An 'Offensive' Tampax Ad Has Been Taken Off Air As A Result Of 84 ASAI Complaints

The Advertising Authority of Ireland (ASAI) has advised that a Tampax “tampons and tea” advertisement should not run again in the same format after receiving 84 complaints against the ad.

A television ad for Tampax has been banned after numerous complaints were sent regarding its subject matter to the Advertising Standards Authority for Ireland (ASAI).

The advertisement for Tampax addressed how tampons should be inserted, using a mock chat-show setting to display.

Combatting the confusion around the nature of tampons, the 'host' asked the audience how many of them could feel their tampon. She told them that they shouldn’t feel it and that it might mean it wasn’t “in far enough”.

“You gotta get ‘em up there, girls,” she said. “Not just the tip, up to the grip.”

The ad showcased a pair of hands displaying how to position a tampon and how far it should be inserted.

The majority of complaints sent claimed that the segment caused general offence, with complainants using words like ' crude, vulgar, unnecessary, embarrassing, distasteful, inappropriate and over-descriptive'.

Other complainants felt the ad was demeaning to women and not suitable for children, suggesting that it should not be shown before 9pm. 

The ASAI upheld complaints that said the advertisement caused general offence but did not that it was demeaning to women, contained sexual innuendo, or was unsuitable for children.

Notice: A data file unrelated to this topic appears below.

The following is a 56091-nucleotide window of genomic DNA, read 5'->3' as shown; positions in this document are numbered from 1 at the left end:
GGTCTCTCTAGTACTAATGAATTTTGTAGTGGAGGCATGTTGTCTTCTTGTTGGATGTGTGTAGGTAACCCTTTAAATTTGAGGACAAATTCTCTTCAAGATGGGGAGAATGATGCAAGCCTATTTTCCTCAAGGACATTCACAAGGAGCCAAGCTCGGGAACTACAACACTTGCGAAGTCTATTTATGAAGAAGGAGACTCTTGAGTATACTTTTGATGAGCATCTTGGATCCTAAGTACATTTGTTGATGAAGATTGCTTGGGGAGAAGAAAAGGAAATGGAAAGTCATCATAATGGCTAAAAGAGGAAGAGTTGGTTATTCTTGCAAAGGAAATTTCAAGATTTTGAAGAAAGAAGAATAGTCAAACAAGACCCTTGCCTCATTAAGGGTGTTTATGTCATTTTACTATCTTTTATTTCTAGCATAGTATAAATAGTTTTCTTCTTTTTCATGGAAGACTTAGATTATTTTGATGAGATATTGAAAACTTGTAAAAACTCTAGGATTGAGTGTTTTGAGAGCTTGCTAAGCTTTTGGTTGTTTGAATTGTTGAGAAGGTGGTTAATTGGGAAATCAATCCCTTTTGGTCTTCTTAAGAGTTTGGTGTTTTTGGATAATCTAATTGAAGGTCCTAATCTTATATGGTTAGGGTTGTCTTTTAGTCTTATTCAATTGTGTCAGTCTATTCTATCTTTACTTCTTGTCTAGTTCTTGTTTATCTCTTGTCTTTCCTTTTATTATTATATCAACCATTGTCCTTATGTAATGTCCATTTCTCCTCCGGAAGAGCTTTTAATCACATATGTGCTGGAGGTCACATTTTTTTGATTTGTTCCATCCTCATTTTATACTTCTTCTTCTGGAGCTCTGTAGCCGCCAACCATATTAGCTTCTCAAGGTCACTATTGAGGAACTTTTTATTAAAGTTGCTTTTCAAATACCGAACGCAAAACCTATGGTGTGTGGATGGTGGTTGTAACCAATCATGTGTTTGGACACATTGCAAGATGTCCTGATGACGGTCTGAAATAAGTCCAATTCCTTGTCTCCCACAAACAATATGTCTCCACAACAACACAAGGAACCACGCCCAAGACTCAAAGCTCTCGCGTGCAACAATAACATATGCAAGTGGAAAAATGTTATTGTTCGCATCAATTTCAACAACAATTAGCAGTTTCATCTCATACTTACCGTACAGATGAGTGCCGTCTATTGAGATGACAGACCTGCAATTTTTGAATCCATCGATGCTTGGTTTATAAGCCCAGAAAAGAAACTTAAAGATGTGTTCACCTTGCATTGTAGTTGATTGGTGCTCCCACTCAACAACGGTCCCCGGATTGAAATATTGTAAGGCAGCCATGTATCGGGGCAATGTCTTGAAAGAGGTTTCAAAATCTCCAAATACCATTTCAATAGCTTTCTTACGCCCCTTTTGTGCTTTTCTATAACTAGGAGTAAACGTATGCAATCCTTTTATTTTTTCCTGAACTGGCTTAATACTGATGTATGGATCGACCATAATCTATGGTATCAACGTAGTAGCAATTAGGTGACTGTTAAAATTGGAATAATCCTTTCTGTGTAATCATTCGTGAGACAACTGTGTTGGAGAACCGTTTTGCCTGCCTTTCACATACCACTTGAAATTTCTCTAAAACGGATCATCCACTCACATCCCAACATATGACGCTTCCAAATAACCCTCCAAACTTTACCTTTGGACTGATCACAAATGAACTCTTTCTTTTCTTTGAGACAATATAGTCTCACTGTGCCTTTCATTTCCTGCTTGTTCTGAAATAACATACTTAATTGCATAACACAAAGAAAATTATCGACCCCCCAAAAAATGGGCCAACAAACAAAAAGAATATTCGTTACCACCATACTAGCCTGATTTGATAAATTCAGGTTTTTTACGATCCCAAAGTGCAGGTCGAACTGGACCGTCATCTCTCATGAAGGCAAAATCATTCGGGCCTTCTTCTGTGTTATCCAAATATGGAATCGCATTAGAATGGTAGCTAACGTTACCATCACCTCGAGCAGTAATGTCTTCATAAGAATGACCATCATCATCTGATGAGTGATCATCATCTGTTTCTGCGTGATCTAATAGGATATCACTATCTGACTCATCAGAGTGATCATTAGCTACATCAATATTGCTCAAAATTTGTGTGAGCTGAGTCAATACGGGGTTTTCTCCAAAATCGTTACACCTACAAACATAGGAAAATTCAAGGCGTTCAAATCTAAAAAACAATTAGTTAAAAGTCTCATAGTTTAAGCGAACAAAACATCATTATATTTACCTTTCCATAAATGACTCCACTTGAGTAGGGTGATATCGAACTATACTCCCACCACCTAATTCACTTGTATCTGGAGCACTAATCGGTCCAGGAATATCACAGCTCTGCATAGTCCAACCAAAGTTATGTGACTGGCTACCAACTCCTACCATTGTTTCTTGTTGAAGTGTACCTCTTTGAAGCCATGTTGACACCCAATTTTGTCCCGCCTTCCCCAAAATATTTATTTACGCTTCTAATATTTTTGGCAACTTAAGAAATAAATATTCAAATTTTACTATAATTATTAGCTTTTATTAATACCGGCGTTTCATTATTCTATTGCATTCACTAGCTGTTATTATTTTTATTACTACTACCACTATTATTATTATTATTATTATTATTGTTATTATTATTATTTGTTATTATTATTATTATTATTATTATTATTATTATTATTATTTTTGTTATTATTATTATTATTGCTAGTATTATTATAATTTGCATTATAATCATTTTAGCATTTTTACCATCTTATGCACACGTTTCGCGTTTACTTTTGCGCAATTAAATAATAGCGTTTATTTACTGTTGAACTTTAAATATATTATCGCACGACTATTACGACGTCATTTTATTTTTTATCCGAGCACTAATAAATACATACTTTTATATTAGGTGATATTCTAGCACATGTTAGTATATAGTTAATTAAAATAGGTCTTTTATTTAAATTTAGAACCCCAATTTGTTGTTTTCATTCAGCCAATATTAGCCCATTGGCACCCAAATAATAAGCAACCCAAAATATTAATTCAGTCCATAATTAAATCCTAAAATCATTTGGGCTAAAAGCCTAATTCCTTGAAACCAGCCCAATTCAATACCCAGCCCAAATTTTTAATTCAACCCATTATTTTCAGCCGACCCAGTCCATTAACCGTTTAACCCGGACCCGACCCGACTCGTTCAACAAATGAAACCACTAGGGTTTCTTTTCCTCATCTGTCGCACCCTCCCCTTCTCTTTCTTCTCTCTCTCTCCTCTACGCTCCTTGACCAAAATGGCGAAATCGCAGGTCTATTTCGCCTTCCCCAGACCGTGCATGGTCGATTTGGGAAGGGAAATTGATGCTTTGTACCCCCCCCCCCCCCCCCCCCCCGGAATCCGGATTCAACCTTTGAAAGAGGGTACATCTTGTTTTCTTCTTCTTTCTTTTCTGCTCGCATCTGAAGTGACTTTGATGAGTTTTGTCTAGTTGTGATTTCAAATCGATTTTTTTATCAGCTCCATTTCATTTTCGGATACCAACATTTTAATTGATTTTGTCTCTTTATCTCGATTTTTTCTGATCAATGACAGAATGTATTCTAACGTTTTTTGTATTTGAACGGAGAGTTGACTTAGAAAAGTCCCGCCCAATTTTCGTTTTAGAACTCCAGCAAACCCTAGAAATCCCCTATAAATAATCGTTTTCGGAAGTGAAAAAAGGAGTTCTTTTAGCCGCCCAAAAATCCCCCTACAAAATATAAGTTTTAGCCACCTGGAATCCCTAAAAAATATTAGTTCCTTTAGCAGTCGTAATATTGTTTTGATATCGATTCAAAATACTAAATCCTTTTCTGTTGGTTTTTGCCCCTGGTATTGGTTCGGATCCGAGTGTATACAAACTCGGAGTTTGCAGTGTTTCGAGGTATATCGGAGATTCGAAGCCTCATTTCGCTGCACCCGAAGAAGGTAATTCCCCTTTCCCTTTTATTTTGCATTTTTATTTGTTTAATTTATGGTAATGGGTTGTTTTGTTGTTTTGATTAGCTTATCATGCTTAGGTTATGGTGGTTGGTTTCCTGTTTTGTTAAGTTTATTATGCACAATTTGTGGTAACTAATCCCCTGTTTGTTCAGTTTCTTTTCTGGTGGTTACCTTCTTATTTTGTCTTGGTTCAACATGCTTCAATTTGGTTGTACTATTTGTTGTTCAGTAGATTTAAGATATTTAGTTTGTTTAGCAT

Some complainants said that the advertisement was offensive and that it used an inappropriate manner to discuss a sensitive topic.

They said the advertisement was over-descriptive and had been expressed inappropriately with excessive detail.

"The Committee noted the Code required that advertising should not cause grave or widespread offence," the ASAI said in its decision.

"The Committee noted that the advertisement, although light-hearted in nature, provided factual information in a manner that was neither explicit nor graphic.

"They did not consider that the advertisement had caused grave offence. They noted, however, the level of complaint that had been received and the concerns expressed by complainants about the advertising and considered that it had caused widespread offence. In the circumstances, they considered that the advertisement had breached Section 3.16 of the Code."

Proctor & Gamble, which owns Tampax, said that its consumer research found that many tampon users felt discomfort some or all of the time when they used a tampon.

It said that it did not believe the advertisement was offensive and that it should be allowed to air.

The organisation said it intended to be a “light-hearted advert” on a “very common usage question” that could “educate people on how to use the product”, Proctor & Gamble said.

Proctor & Gamble responded that the intention of the advertisement was not “to have sexual connotations or to offend in any way”.

Despite their report saying the ad "provided factual information in a manner that was neither explicit nor graphic" and did not cause "grave offence", CEO Orla Twomey says the volume of complaints did lead to them taking action:

"Most of our cases would have 1 complaint, or less than 10," she explained.

"Occasionally we do get quite a significant number of complaints, and in this case, the number of complaints that the complaints committee were assessing was actually 84 complaints about the advertisement.

"So while some of the issues that were complained about weren't found in breach of the code, given the number of complaints it was clear the ad had caused widespread offence."

The Advertising Standards Authority has ruled the advert should not run again in the same format.

The official Tampax twitter account wrote under a tweet from Cork’s 96fm that announced the show’s upcoming topics: “If this ad is wrong, we don’t want to be right”.

In another tweet, Tampax wrote that it was “hoping we can help a lot of people with this ad, whether or not they are new to tampons”.

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